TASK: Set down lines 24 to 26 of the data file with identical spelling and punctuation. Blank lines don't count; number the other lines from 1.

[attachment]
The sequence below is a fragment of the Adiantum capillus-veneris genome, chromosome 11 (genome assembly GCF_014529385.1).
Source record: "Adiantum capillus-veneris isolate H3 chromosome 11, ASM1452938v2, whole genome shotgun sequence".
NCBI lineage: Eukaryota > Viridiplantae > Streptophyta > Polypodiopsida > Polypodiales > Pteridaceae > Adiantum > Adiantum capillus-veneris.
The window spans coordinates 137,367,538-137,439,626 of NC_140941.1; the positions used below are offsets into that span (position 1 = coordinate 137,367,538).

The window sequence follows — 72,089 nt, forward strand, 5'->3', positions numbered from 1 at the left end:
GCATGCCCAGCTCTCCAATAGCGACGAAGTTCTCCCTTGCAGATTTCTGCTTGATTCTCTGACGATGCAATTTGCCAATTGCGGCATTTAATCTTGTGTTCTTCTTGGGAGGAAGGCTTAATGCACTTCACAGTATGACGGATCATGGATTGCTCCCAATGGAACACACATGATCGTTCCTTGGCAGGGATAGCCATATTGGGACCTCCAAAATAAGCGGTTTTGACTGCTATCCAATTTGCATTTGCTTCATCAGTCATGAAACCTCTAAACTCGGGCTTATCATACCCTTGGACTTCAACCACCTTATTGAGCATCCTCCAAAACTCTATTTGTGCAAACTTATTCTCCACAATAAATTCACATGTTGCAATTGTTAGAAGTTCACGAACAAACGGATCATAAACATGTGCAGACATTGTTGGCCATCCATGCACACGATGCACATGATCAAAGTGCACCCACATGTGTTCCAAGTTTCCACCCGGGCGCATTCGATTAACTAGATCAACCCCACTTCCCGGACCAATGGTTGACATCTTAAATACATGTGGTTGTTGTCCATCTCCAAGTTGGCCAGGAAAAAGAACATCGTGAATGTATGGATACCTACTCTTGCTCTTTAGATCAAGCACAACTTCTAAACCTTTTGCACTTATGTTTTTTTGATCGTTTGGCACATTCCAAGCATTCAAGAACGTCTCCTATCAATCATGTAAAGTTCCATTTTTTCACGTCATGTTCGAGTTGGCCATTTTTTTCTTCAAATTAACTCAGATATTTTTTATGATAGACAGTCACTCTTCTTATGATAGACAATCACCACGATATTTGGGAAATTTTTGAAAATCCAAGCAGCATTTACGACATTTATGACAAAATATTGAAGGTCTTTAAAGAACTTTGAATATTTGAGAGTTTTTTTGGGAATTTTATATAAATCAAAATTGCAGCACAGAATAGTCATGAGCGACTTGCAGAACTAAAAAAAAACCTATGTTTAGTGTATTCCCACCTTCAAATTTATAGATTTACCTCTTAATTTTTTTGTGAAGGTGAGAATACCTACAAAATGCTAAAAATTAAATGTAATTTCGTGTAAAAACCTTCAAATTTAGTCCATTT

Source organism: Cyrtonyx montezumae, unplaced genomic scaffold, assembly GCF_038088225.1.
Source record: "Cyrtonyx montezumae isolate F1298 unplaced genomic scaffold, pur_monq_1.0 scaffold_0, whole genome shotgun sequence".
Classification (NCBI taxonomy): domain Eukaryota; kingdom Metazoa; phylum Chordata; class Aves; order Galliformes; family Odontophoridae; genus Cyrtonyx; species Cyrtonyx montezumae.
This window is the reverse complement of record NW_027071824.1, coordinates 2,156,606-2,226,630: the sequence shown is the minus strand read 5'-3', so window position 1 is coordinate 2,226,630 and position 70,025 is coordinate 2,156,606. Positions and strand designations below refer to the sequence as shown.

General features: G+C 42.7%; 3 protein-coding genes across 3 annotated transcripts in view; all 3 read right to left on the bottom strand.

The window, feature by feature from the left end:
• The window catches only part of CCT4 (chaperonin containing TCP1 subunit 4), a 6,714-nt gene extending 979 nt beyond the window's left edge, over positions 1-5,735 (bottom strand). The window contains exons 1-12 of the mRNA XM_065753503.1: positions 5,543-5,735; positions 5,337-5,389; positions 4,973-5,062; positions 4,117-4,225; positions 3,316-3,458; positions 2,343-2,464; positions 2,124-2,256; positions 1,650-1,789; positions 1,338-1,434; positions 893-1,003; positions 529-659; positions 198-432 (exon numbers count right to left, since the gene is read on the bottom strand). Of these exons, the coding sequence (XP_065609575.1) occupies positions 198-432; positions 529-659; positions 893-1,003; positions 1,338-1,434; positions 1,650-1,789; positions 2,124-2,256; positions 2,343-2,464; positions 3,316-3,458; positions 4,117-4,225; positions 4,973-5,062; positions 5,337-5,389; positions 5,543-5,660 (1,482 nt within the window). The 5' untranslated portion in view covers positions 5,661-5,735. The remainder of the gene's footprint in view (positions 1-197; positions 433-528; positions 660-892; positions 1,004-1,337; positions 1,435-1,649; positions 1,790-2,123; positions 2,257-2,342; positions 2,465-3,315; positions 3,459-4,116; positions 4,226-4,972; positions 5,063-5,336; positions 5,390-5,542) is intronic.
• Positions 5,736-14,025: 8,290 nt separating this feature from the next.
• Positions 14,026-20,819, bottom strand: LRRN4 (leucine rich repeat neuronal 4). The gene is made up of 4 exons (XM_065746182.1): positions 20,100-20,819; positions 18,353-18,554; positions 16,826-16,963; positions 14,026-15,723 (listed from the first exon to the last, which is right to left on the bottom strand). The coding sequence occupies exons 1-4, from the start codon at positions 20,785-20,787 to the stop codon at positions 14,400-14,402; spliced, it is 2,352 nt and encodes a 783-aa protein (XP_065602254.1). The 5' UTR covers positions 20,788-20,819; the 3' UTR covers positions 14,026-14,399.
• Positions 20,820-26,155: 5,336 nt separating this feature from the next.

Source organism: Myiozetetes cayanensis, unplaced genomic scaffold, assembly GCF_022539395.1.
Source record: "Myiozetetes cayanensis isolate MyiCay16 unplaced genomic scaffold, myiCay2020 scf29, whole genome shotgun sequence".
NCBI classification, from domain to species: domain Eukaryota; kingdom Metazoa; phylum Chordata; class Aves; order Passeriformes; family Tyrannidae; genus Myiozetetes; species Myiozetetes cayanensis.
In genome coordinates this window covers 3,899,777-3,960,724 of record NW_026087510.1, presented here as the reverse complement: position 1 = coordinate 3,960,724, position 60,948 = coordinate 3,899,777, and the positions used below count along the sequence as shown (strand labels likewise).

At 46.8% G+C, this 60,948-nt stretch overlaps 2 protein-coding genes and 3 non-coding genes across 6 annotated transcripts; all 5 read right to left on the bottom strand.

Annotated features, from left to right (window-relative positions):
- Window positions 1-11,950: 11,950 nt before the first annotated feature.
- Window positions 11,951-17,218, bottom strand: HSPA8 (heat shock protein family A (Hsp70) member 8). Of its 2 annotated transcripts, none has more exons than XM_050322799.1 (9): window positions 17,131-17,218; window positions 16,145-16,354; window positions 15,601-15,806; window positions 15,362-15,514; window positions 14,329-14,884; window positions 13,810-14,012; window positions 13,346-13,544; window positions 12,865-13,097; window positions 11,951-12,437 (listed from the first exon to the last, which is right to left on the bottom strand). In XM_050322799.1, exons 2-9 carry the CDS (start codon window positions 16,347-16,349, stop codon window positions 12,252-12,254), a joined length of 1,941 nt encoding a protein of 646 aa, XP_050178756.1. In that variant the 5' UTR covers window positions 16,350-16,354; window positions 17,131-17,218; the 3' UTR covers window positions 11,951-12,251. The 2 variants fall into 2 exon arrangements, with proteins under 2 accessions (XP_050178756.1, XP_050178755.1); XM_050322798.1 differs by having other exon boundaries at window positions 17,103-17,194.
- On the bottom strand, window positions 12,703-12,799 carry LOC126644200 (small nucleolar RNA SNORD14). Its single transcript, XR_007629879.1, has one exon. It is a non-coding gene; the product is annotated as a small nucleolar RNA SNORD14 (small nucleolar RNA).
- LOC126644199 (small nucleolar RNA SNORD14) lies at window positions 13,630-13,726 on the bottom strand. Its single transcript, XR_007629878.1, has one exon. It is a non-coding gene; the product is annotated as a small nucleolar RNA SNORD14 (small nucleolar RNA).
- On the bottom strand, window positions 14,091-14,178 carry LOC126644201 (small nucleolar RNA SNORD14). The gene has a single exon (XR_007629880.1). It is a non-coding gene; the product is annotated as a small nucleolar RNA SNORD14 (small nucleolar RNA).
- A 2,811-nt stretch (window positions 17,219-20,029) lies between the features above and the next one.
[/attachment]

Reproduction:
- Window positions 11,951-17,218, bottom strand: HSPA8 (heat shock protein family A (Hsp70) member 8). Of its 2 annotated transcripts, none has more exons than XM_050322799.1 (9): window positions 17,131-17,218; window positions 16,145-16,354; window positions 15,601-15,806; window positions 15,362-15,514; window positions 14,329-14,884; window positions 13,810-14,012; window positions 13,346-13,544; window positions 12,865-13,097; window positions 11,951-12,437 (listed from the first exon to the last, which is right to left on the bottom strand). In XM_050322799.1, exons 2-9 carry the CDS (start codon window positions 16,347-16,349, stop codon window positions 12,252-12,254), a joined length of 1,941 nt encoding a protein of 646 aa, XP_050178756.1. In that variant the 5' UTR covers window positions 16,350-16,354; window positions 17,131-17,218; the 3' UTR covers window positions 11,951-12,251. The 2 variants fall into 2 exon arrangements, with proteins under 2 accessions (XP_050178756.1, XP_050178755.1); XM_050322798.1 differs by having other exon boundaries at window positions 17,103-17,194.
- On the bottom strand, window positions 12,703-12,799 carry LOC126644200 (small nucleolar RNA SNORD14). Its single transcript, XR_007629879.1, has one exon. It is a non-coding gene; the product is annotated as a small nucleolar RNA SNORD14 (small nucleolar RNA).
- LOC126644199 (small nucleolar RNA SNORD14) lies at window positions 13,630-13,726 on the bottom strand. Its single transcript, XR_007629878.1, has one exon. It is a non-coding gene; the product is annotated as a small nucleolar RNA SNORD14 (small nucleolar RNA).